By Maggie Smith
Life is short, though I keep this from my children.
Life is short, and I've shortened mine
in a thousand delicious, ill-advised ways,
a thousand deliciously ill-advised ways
I’ll keep from my children. The world is at least
fifty percent terrible, and that's a conservative
estimate, though I keep this from my children.
For every bird there is a stone thrown at a bird.
For every loved child, a child broken, bagged,
sunk in a lake. Life is short and the world
is at least half terrible, and for every kind
stranger, there is one who would break you,
though I keep this from my children. I am trying
to sell them the world. Any decent realtor,
walking you through a real shithole, chirps on
about good bones: This place could be beautiful,
right? You could make this place beautiful.
"Last summer, Maggie Smith — no, not that one — sat in a Starbucks in Bexley, Ohio, and wrote a poem," wrote Nora Krug in The Washington Post, adding that Smith couldn't know she was creating a work that would catch the mood of 2016, when "among the works most shared, according to the Academy of American Poets, were Maya Angelou's 'Still I Rise,' W.H. Auden’s 'September 1, 1939' — and 'Good Bones.'"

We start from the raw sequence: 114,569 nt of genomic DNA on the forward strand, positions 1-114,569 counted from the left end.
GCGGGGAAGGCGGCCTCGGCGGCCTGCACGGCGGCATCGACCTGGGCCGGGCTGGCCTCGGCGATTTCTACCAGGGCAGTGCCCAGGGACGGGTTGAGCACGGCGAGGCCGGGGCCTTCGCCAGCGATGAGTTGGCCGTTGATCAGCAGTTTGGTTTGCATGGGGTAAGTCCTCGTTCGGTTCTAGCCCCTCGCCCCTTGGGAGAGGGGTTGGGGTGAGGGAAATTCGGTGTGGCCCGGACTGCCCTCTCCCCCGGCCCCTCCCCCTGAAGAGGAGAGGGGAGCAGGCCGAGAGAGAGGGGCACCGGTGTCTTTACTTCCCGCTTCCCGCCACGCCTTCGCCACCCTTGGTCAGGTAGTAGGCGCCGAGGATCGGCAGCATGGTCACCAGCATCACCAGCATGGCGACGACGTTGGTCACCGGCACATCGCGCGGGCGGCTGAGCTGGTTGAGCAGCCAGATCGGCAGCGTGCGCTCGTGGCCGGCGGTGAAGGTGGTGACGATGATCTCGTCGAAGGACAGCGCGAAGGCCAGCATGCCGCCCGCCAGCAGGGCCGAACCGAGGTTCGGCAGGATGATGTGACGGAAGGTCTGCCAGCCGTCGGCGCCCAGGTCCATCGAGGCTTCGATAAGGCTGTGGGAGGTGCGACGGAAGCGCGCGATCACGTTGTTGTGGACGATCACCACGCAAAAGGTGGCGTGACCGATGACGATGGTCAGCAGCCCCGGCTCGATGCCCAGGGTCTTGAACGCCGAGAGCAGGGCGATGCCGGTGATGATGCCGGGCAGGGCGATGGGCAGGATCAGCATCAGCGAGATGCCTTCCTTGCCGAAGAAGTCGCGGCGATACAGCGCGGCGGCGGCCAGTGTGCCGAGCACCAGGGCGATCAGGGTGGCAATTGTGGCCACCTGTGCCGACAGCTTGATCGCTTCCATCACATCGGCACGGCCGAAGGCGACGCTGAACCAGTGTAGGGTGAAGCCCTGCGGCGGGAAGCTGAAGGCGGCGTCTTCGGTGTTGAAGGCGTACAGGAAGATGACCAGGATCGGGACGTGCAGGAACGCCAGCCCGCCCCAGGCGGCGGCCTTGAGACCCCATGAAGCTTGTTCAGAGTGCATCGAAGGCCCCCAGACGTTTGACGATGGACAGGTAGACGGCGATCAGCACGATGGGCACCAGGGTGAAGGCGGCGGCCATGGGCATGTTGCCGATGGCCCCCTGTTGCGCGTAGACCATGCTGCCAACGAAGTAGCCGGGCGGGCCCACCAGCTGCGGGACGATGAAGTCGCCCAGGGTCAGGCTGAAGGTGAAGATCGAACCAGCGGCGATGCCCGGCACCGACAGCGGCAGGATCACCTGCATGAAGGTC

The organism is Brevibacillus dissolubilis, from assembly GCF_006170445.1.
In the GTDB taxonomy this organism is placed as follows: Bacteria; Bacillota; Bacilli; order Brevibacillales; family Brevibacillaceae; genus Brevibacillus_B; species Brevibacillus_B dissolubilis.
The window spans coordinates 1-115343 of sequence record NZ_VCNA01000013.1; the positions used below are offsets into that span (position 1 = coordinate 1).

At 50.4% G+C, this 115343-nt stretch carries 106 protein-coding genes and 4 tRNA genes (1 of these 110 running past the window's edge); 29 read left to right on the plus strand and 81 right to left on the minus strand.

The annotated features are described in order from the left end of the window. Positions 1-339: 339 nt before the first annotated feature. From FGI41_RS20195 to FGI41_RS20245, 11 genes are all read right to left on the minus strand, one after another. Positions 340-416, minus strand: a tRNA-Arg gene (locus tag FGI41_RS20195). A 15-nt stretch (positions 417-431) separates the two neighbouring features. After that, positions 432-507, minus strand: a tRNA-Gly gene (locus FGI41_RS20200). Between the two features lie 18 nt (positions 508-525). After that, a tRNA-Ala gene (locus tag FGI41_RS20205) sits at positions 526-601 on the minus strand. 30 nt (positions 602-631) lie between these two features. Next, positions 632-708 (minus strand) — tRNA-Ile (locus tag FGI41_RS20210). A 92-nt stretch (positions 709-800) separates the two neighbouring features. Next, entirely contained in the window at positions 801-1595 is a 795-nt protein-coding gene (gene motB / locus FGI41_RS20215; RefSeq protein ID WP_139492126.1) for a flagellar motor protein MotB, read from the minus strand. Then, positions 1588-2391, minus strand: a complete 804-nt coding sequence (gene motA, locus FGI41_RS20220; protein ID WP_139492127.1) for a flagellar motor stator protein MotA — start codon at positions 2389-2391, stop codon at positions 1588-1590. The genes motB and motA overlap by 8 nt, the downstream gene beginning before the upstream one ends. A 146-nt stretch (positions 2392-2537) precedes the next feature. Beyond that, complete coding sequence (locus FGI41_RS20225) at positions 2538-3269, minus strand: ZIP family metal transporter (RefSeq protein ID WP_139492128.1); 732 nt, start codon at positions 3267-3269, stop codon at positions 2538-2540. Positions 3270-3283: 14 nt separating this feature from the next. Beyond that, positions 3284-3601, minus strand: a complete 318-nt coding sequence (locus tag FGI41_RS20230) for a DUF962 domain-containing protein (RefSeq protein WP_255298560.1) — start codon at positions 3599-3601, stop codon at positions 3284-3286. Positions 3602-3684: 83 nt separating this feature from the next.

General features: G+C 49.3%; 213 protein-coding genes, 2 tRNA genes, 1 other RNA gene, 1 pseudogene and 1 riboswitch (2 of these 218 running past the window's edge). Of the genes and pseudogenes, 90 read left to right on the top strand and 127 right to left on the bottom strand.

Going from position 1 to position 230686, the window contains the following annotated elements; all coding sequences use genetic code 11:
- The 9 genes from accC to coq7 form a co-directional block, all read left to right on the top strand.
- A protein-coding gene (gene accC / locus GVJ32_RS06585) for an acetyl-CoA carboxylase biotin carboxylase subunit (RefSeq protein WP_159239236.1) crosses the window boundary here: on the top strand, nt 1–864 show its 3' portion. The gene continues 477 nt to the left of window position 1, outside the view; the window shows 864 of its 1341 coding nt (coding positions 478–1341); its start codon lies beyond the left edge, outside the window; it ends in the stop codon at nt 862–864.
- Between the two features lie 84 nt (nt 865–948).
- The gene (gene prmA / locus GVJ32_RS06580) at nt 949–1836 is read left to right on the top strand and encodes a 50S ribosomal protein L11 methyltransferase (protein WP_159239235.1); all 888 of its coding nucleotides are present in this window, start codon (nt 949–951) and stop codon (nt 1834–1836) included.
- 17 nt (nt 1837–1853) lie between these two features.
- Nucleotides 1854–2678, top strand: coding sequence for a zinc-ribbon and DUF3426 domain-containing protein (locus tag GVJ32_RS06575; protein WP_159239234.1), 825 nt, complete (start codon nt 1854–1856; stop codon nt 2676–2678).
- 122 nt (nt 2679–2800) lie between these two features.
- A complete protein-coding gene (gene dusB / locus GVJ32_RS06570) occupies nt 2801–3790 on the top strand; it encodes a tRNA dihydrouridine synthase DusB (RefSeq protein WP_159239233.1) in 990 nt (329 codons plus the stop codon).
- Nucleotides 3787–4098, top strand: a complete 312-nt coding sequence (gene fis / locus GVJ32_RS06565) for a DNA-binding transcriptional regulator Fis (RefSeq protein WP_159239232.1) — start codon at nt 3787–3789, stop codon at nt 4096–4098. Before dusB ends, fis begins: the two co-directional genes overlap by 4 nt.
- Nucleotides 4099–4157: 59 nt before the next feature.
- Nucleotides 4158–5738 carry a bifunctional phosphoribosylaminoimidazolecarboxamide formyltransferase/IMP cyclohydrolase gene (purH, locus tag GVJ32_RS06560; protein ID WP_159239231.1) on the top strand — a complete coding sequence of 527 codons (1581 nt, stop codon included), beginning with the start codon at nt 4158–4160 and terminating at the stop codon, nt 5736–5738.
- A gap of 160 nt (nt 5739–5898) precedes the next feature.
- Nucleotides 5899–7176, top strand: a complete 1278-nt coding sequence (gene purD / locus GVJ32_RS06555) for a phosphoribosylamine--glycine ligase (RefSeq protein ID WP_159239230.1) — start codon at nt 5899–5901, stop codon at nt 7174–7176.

I spent most of Tuesday with Maddy, which was very nice -- she had an appointment in the morning to which she needed a ride, then we came home for lunch, then we went to A.C. Moore and Michael's for craft items she wanted to make gifts for people (and I may or may not have bought a $5 pair of fuzzy slippers). We tried to get Moose Munch at Bath & Body Works but they were sadly sold out.
When we came home I did some stuff on Shutterfly and colored my hair while Paul made peanut soup, yay! After dinner we watched the first episode of The Young Pope, which is absolutely insane, I think in a good way but it's too soon to be sure! Then we watched Agents of SHIELD, which can drop the Ex Machina rip-off any time now. From the Jurassic World exhibit at the Franklin Institute: